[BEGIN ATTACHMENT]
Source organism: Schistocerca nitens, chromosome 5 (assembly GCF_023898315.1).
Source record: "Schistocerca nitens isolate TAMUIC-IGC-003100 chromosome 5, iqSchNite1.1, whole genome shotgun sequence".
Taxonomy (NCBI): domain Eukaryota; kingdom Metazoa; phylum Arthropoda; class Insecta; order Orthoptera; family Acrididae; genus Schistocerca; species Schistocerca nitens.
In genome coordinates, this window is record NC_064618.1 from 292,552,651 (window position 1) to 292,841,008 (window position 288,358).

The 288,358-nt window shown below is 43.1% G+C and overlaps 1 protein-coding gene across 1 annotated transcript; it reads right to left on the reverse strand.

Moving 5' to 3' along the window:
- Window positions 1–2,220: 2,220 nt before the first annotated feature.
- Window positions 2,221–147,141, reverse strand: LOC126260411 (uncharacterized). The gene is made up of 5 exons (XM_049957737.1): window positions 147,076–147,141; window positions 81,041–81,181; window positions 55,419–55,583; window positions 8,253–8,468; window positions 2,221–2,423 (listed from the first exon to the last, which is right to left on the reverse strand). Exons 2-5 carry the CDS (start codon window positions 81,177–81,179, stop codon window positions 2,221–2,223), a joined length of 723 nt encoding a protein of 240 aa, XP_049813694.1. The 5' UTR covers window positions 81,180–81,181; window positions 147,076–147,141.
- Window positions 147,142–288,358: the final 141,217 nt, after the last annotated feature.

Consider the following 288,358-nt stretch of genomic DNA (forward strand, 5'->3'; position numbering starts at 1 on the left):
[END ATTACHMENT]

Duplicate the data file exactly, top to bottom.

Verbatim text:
Source organism: Schistocerca nitens, chromosome 5 (assembly GCF_023898315.1).
Source record: "Schistocerca nitens isolate TAMUIC-IGC-003100 chromosome 5, iqSchNite1.1, whole genome shotgun sequence".
Taxonomy (NCBI): domain Eukaryota; kingdom Metazoa; phylum Arthropoda; class Insecta; order Orthoptera; family Acrididae; genus Schistocerca; species Schistocerca nitens.
In genome coordinates, this window is record NC_064618.1 from 292,552,651 (window position 1) to 292,841,008 (window position 288,358).

The 288,358-nt window shown below is 43.1% G+C and overlaps 1 protein-coding gene across 1 annotated transcript; it reads right to left on the reverse strand.

Moving 5' to 3' along the window:
- Window positions 1–2,220: 2,220 nt before the first annotated feature.
- Window positions 2,221–147,141, reverse strand: LOC126260411 (uncharacterized). The gene is made up of 5 exons (XM_049957737.1): window positions 147,076–147,141; window positions 81,041–81,181; window positions 55,419–55,583; window positions 8,253–8,468; window positions 2,221–2,423 (listed from the first exon to the last, which is right to left on the reverse strand). Exons 2-5 carry the CDS (start codon window positions 81,177–81,179, stop codon window positions 2,221–2,223), a joined length of 723 nt encoding a protein of 240 aa, XP_049813694.1. The 5' UTR covers window positions 81,180–81,181; window positions 147,076–147,141.
- Window positions 147,142–288,358: the final 141,217 nt, after the last annotated feature.

Consider the following 288,358-nt stretch of genomic DNA (forward strand, 5'->3'; position numbering starts at 1 on the left):